AOL Reverses Course On 401K Match; CEO Apologizes
I'd appreciate hearing from Google employees about their impressions of Mr. Armstrong while he was an executive at Google. Is this a case of a competent upper level executive proving themselves too flawed to run a company as CEO?
Electrical Engineering Lost 35,000 Jobs Last Year In the US
At this point, I see little evidence that the U.S. citizenry has perceived the clues that are very obvious: free-market religion is destroying their country. Which also happens to be my country, alas.
US Justice Blocks Implementation of ACA Contraceptive Mandate
Once we have universal healthcare provided by our government, this problem goes away. Perhaps in my children's lifetime.
Chromebooks Have a Lucrative Year; Should WinTel Be Worried?
Before jumping into iOS development in a very big way, I stuck a toe in the OSX waters by converting my old Toshiba notebook into a Hackintosh. It's been a few years. As I recall, it worked pretty well; but, would sometimes crash at inconvenient moments. My primary computer is now a three-year-old Macbook Pro. There are enough used Macs on the market to make Hackintosh less useful.
Australian Dept. Store Chain's Website Crashes and Can't Get Back Up
I briefly worked for a small grocery chain a few years ago in Bellingham, WA. IT personnel were of a much lower caste. Never mind that the whole operation would have almost immediately ceased to function if the technology folks took a walk en masse.
Grocery operations culture placed a very large value on antiquated rituals, rather than useful new industry approaches.
I recall how the clueless CEO and his direct reports would gather every few days in the BIG MEETING ROOM to strategize about next week's coupons -- coupons printed in the junk mail flyers that most folks probably just tossed directly into the recycle bin.
NYT: Healthcare.gov Project Chaos Due Partly To Unorthodox Database Choice
From a slide that promotes MarkLogic's appropriateness for the health exchange's particular set of challenges:
- - Highly complex data in many formats that change often and have varying quality
- - Massive amounts of data at high velocity; highly transactional
- - Highly structured data, but multiple and changing schemas
See: http://assets1.csc.com/innovation/downloads/LEFBriefing_MarkLogic_031512.pdf (slide 23)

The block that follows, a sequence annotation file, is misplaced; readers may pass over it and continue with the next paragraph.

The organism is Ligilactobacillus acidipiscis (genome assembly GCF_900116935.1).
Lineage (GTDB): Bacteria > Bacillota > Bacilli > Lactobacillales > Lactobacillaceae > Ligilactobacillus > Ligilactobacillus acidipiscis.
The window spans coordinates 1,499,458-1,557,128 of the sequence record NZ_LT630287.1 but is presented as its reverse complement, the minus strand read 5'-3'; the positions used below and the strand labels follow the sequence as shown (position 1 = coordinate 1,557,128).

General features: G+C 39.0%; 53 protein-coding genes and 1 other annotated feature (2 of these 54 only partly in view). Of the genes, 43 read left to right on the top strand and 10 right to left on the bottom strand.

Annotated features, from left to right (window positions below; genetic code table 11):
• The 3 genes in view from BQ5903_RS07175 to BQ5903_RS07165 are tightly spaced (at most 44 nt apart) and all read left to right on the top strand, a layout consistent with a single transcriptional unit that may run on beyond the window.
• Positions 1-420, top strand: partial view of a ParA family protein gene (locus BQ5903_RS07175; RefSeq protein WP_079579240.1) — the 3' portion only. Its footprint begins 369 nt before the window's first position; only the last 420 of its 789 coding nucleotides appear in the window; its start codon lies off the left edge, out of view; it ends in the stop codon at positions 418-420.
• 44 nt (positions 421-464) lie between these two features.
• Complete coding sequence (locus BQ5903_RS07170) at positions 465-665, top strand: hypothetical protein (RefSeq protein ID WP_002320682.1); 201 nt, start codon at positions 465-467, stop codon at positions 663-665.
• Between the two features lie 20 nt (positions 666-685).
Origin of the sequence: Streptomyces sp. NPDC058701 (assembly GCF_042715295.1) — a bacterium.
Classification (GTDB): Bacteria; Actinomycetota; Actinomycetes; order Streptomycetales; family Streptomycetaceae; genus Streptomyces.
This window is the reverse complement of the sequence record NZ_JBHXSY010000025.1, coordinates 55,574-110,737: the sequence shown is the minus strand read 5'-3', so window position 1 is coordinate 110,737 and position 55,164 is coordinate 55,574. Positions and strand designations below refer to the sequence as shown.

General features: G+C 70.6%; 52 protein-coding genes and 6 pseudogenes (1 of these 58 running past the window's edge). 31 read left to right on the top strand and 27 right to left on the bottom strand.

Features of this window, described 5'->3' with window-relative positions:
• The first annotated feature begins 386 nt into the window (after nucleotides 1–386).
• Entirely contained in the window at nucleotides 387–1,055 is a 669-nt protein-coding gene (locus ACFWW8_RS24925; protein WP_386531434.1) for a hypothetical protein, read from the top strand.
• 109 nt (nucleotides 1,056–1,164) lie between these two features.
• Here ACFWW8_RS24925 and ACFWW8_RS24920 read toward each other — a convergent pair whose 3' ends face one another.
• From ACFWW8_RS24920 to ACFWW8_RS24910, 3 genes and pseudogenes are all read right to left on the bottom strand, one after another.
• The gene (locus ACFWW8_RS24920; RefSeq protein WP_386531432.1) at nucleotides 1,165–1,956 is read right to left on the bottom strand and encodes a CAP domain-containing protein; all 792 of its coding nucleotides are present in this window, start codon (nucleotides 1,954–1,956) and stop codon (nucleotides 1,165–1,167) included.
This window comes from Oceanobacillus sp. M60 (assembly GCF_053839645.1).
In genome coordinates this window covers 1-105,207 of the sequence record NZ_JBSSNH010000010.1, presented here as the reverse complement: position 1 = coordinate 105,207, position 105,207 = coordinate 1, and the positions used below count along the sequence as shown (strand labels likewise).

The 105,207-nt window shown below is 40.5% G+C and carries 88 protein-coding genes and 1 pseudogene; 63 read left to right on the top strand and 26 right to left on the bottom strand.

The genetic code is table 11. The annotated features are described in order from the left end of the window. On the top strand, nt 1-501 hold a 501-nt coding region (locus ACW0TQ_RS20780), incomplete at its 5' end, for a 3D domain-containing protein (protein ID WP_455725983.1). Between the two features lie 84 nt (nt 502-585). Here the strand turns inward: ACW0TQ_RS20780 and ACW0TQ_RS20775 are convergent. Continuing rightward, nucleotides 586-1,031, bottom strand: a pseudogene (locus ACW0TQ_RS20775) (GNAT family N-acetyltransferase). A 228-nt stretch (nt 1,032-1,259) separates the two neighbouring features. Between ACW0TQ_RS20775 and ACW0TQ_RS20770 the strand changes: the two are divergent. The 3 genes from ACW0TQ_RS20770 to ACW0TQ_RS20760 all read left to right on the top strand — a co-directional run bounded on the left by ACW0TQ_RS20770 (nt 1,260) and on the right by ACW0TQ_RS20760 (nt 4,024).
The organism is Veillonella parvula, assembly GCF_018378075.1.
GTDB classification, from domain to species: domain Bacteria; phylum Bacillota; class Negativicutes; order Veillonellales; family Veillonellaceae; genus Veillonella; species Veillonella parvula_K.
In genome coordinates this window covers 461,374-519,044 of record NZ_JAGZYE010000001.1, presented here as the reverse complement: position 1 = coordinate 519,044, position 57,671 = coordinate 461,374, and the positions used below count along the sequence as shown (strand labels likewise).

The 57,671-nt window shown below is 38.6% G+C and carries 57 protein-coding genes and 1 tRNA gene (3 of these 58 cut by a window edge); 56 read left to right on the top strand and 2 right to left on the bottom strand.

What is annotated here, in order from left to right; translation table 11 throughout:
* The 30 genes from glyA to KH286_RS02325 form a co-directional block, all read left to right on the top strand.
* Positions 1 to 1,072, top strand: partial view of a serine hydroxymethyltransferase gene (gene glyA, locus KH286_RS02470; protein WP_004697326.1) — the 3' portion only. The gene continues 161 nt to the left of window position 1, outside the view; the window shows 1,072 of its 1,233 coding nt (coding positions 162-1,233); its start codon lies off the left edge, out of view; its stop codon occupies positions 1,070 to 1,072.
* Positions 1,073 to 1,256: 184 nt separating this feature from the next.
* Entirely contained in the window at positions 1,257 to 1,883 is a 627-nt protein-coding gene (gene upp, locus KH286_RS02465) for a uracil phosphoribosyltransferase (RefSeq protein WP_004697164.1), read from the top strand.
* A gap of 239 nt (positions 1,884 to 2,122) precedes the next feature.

My two cents:
- When faced with a very complicated software project, use what's been proved to work.
- Why would the CMS (Centers for Medicare & Medicaid Services) dictate this particular less common technology? Very strange.
Airline Pilots Rely Too Much On Automation, Says Safety Panel
Sully may have been able to ditch successfully without it; but, William Langewiesche makes a strong case that the Airbus A320's fly-by-wire software was an important factor in the favorable outcome of the procedure. See http://www.vanityfair.com/style/features/2009/06/us_airways200906 and the expanded account in Langewiesche's excellent book, 'Fly by Wire: The Geese, the Glide, the Miracle on the Hudson.' I'm an instrument-rated private pilot who is in awe of both Captain Sullenberger and the Airbus engineering team.
Tour Houston's Texas-Sized Hackerspace (Video 1 of 2)
And it's a stone's throw from Last Concert Cafe -- a great place for a quick lunch. Used to go there years ago before relocating to the Pacific NW.
Steve Appleton, Micron CEO, Dies In Plane Crash
During flight training, pilots are drilled very frequently in doing essentially exactly that. The instructor will suddenly decrease the throttle, then announce "Okay, you just lost your engine. What are you going to do?" In my experience, this simulation will only happen when "at altitude" -- safely high enough to disallow any real risk in case the engine fails to spin up again.
Airline pilots are fortunate enough to have very realistic simulator training that can reproduce the situational context effectively. But, this isn't the case for primary flight training. So, no instructor is going to execute the above drill immediately after taking off when still low to the ground (the situation that led to Appleton's crash).
Steve Appleton, Micron CEO, Dies In Plane Crash
Classic stall/spin sequence. Given Appleton's apparently large amount of experience, it is sobering to pilots like myself to be reminded that even accomplished pilots can make fatal errors. As much as we drill on how to handle these scenarios, there is a powerful urge to return to the runway.
A few weeks after I passed my PP check ride twenty years ago, a high school boy practicing for his own check ride encountered engine problems with the rental airplane that I flew for most of my training. He could have landed the airplane in almost any direction (very large and empty farm fields all around). But, no, he tried to crank the airplane around in a 180 to get back to the runway from which he had just departed. Toast. Complete waste of a life.
Much of flying is about learning to overcome responses to crises that might be reasonable to land-based mammals, but are deadly when air born.
Android Tablets Were Born Too Soon
My mass transit agency client was quite happy to replace their mouldering Palm VIII devices with Archos 32 mini tablets. The former were deployed on a U.S. federally mandated passenger survey system that I created years ago. These inexpensive PDA successors have been a pleasure to use. Some of the older surveyors would probably appreciate the larger size of the Archos 43; however, transit agency budgets are tight these days.
Not having (or desiring ... yet) a full-grown mass-consumer tablet, I cannot comment on whether current Android tablet offerings are iPad killers. For my own software development business reasons, I just want to keep having the option of buying and deploying Android mini-tablets for the kinds of business applications that made PDAs essential for many enterprises. This is a fruitful sector to mine.